Every year for the past 10 years I have waited with anticipation for 'Wimbledon fortnight'. I've always enjoyed tennis but it didn't really become part of my life until my mother met my stepfather who's family has been involved in grounds keeping for generations; tennis grounds are their specialty and for a time, Wimbledon their home. As the sports industry gets bigger and more lucrative, Wimbledon has remained unspoiled by hundreds of sponsors and commercialization and has kept its traditions alive without bending to modern requirements (for example the compulsory whites regardless of individual tennis players' brand endorsements). The tournament has become a part of British tradition and the most sort after prize in professional tennis. From the immaculate grounds to the impeccably presented umpires, ball boys and linesmen, a visit to Wimbledon is a visit to another world. A brand that truly lives and breathes its values and doesn't falter in the face of commercial pressures. I love Wimbledon because it makes me want to aspire to be great in every aspect of my life. I don't play tennis but a day at Wimbledon inspires me to win at the games I do play.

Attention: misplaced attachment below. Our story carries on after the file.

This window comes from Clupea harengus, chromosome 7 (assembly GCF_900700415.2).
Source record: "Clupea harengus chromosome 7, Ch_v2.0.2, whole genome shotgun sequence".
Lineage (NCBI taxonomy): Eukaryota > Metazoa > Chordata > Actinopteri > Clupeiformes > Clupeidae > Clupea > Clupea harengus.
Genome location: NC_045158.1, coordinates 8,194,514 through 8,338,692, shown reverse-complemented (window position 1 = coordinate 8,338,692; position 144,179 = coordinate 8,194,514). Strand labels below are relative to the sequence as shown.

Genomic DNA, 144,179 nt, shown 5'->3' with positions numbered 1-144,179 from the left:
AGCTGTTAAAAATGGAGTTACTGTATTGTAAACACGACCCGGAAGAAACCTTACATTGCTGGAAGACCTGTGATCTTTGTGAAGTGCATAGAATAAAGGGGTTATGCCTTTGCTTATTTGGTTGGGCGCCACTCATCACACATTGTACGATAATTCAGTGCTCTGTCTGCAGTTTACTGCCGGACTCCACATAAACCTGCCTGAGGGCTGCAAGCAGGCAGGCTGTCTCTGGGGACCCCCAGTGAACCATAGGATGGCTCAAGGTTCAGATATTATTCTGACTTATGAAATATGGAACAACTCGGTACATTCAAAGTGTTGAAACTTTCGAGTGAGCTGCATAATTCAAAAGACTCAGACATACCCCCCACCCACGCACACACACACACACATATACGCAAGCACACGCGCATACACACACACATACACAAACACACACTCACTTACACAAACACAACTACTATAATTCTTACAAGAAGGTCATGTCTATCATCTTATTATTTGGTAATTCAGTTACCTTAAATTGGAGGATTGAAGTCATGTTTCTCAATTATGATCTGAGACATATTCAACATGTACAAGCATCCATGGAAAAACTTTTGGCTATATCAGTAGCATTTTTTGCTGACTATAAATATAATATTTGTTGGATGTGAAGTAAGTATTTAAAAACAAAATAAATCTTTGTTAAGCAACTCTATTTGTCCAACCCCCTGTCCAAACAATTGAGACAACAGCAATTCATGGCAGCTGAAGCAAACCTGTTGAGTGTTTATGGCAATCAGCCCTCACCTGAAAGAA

For me Waterstone's is so much more than a book shop. Whenever I go there time suddenly has no meaning. The atmosphere is always so relaxed and friendly I find myself spending hours at a time perusing the shelves and chatting to both the staff and the other patrons. Finding someone who has read the same book as you creates an instant bond and it's so satisfying meeting like minded people. I find myself gravitating towards Waterstone's entirely by accident, even in cities where I've never been! It takes you out of the hustle and bustle of the high street where no one has time to stop, say please or thank you or even acknowledge your existence because we're all too busy on some errand or another. But in Waterstone's we're all the same; taking a secluded moment to ourselves to enjoy the small pleasure of a really good book.